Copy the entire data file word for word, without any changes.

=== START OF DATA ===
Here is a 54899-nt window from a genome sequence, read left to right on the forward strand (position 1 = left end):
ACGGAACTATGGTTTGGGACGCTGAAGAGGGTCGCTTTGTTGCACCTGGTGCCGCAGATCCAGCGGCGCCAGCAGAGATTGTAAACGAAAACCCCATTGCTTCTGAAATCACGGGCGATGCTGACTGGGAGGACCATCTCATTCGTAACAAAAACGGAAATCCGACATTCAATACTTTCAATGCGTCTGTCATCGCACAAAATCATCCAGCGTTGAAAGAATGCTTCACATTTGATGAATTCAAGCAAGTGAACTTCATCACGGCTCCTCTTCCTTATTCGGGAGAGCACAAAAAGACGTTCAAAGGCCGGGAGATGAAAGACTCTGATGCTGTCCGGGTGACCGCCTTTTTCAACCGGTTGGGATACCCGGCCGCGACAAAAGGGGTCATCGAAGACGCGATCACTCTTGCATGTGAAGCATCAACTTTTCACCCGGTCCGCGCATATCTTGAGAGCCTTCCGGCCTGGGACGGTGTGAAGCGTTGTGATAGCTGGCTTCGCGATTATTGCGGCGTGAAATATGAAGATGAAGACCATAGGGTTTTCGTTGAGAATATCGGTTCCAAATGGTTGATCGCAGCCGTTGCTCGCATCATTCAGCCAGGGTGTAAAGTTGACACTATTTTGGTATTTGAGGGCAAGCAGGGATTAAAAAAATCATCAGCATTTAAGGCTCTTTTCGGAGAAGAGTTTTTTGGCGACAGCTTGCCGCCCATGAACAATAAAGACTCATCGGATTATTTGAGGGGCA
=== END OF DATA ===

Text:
Here is a 54899-nt window from a genome sequence, read left to right on the forward strand (position 1 = left end):
ACGGAACTATGGTTTGGGACGCTGAAGAGGGTCGCTTTGTTGCACCTGGTGCCGCAGATCCAGCGGCGCCAGCAGAGATTGTAAACGAAAACCCCATTGCTTCTGAAATCACGGGCGATGCTGACTGGGAGGACCATCTCATTCGTAACAAAAACGGAAATCCGACATTCAATACTTTCAATGCGTCTGTCATCGCACAAAATCATCCAGCGTTGAAAGAATGCTTCACATTTGATGAATTCAAGCAAGTGAACTTCATCACGGCTCCTCTTCCTTATTCGGGAGAGCACAAAAAGACGTTCAAAGGCCGGGAGATGAAAGACTCTGATGCTGTCCGGGTGACCGCCTTTTTCAACCGGTTGGGATACCCGGCCGCGACAAAAGGGGTCATCGAAGACGCGATCACTCTTGCATGTGAAGCATCAACTTTTCACCCGGTCCGCGCATATCTTGAGAGCCTTCCGGCCTGGGACGGTGTGAAGCGTTGTGATAGCTGGCTTCGCGATTATTGCGGCGTGAAATATGAAGATGAAGACCATAGGGTTTTCGTTGAGAATATCGGTTCCAAATGGTTGATCGCAGCCGTTGCTCGCATCATTCAGCCAGGGTGTAAAGTTGACACTATTTTGGTATTTGAGGGCAAGCAGGGATTAAAAAAATCATCAGCATTTAAGGCTCTTTTCGGAGAAGAGTTTTTTGGCGACAGCTTGCCGCCCATGAACAATAAAGACTCATCGGATTATTTGAGGGGCA